Bonding of similar AA3105 aluminum alloy by Accumulative Roll Bonding process

Online since 03 May 2021



Accumulative roll-bonding (ARB) is a novel plastic straining process aimed at bonding of similar and dissimilar metal combinations. Moreover, it is used recently to produce ultrafine grain materials and metal matrix reinforced composites to enhance mechanical, electrical, and corrosion resistance properties. This work presents an experimental study of roll bonding and accumulative roll bonding of similar AA3105 aluminum alloy at 300°C with a final thickness of 1.2 mm, focusing especially on bond strength evaluation and layers continuities. Tensile tests and three-points bending were performed to mechanical characterize the produced sheets in the various steps and based on the number of the cycles. The maximum strength was reached after 3 ARB cycles. After 4 cycles, the bonding interfaces have a uniform distribution through the sheet thickness, it is possible to distinguish only the interface formed in the last pass in the fracture surface, and no significant enhancement in strength was observed. Starting from 2 ARB cycles, micro-cracks were observed at the outer surface for bending angles greater than 90 deg, and at 180 deg all ARBed samples except A1 were failed.


AA3105, Accumulative Roll-Bonding, Tensile Test, Three-Point Bending, Fracture

Table of contents


1 Introduction

3xxx aluminum alloys with manganese as a main alloying element are widely used in many applications such as container, packaging, architecture, automobile industry owing to their excellent specific strength, corrosion resistance and formability [1–3]. For improving the formability and mechanical properties of Al-3105, the best way is the grain refinement. Ultra-fine grains can be obtained by intensive plastic straining, several techniques are now available for producing high strains, including equal channel angular press (ECAP), high-pressure torsion (HPT), cyclic extrusion compression (CEC), friction stir processing (FSP), accumulative roll bonding (ARB), or a combination between these techniques [4-7].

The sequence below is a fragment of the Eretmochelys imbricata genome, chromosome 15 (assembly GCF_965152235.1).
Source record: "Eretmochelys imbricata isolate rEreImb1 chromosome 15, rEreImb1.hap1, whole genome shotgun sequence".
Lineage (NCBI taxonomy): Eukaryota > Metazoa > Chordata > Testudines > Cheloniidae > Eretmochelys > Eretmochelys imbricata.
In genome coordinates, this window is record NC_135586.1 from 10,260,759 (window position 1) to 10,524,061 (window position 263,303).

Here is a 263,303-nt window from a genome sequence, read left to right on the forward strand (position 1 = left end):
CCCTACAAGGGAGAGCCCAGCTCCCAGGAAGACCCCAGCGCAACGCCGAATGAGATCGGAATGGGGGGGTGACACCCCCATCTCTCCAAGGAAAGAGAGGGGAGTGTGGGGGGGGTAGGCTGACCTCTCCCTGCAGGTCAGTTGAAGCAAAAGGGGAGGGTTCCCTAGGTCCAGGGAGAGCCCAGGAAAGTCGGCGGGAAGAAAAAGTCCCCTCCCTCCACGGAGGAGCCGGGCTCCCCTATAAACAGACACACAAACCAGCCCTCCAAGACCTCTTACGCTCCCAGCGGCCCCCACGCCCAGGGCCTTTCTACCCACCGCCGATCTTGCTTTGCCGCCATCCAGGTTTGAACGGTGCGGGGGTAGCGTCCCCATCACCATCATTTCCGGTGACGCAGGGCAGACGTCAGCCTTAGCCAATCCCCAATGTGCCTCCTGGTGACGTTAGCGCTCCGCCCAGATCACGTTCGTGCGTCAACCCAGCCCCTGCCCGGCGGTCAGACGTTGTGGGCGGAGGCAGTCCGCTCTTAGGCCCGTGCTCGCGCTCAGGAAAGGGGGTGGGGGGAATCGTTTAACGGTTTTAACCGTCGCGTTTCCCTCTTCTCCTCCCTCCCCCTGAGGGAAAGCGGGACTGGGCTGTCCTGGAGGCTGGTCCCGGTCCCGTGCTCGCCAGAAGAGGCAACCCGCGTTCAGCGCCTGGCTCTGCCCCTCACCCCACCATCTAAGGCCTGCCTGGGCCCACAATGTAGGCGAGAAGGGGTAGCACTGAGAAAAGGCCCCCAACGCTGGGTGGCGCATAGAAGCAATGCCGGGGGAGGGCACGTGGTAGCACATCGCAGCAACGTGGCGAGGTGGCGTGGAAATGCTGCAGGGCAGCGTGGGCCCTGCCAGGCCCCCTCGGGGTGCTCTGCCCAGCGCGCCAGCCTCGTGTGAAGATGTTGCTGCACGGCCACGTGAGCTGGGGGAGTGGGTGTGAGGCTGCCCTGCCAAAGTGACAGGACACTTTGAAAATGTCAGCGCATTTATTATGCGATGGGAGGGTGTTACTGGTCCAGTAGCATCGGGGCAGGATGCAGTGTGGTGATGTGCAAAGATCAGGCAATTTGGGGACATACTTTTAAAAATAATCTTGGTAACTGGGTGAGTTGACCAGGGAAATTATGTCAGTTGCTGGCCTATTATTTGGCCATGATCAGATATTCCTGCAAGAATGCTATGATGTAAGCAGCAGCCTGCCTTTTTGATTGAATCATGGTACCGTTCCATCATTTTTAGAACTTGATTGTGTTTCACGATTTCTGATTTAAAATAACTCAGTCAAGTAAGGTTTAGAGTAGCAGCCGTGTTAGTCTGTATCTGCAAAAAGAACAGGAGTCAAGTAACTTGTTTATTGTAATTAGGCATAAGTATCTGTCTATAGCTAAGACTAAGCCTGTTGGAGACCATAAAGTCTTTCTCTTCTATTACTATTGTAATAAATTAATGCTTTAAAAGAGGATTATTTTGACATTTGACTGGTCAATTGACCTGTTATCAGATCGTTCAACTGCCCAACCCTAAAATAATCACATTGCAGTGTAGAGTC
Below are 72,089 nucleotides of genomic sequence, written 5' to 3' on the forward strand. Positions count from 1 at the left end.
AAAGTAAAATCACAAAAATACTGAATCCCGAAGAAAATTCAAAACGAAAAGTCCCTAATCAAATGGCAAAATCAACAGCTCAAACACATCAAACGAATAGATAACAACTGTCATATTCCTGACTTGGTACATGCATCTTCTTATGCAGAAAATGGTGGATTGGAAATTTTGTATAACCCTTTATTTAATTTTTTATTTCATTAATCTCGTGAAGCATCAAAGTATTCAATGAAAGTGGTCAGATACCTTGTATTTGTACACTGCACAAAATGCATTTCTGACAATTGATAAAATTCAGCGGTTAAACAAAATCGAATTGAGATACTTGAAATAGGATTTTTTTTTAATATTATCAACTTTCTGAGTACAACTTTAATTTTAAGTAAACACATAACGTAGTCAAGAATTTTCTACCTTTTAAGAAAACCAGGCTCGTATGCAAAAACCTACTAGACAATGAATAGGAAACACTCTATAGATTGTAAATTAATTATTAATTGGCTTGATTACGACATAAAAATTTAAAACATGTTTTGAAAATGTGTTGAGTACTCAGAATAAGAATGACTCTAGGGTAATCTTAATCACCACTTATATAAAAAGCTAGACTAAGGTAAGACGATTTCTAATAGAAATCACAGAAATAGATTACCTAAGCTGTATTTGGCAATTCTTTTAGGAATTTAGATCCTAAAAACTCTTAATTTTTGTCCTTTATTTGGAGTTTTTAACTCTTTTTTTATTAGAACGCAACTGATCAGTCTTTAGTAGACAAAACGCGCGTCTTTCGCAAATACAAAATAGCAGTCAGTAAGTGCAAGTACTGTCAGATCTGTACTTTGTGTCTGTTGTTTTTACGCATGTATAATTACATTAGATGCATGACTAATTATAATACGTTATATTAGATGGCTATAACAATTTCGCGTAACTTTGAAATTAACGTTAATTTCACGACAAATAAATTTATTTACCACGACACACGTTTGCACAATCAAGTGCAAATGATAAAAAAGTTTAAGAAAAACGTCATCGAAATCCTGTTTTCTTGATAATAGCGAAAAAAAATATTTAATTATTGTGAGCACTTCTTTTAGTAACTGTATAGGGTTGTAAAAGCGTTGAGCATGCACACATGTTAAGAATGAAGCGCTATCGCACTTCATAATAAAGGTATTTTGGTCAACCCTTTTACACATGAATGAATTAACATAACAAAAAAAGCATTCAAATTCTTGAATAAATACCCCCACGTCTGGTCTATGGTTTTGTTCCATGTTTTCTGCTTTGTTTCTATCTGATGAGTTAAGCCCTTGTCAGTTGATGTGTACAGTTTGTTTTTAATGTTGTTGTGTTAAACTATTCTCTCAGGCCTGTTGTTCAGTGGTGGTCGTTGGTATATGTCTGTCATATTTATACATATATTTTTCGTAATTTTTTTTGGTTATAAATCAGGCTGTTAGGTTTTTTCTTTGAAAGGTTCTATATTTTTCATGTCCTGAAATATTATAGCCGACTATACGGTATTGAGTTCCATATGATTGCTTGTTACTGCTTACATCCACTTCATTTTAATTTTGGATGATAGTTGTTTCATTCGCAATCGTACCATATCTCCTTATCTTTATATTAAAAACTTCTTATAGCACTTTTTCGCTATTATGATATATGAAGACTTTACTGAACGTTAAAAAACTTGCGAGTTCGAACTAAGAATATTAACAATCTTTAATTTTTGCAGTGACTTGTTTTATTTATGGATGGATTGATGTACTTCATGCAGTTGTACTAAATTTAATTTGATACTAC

Accumulative roll bonding (ARB) is a novel process proposed for the first time by Saito et. al. in 1998 [8,9], aims at bonding together sheets of metal in the solid-state by plastic deformation during rolling of the stacked sheets conducted at room temperature or in temperature. In response to the rolling deformation, there occurs expansion of the surfaces in contact which breaks up the surface layer or the thin film of oxides and contaminants. The normal pressure from the rolls causes extrusion of the material through the cracks and brings it within atomic distances thus resulting in bonding [10]. Processing of material by rolling above recrystallization temperature is called hot roll bonding, and at room temperature cold roll bonding, respectively. The advantage of ARB process against other high straining processes is its high productivity and the feasibility of large-sized material production. The process does not require any special machines since rolling mills are widely adopted in sheet metal production.

Ghalehbandi et al. have reported the number of documents published in the period of 1999–2018 showing that early researches were almost all devoted to the ARB of similar materials. During the interval of 2007–2010, several researchers used the ARB for bonding similar/dissimilar sheet composites. The trend continued from 2011 to 2014, with a reduction in the bonding of similar materials and an increase in the bonding of dissimilar materials with/without the addition of reinforcements. In recent years, the number of studies devoted to ARB has grown significantly, and despite the increased attention to the bonding of dissimilar materials, attention to the bonding of similar materials has not diminished [11].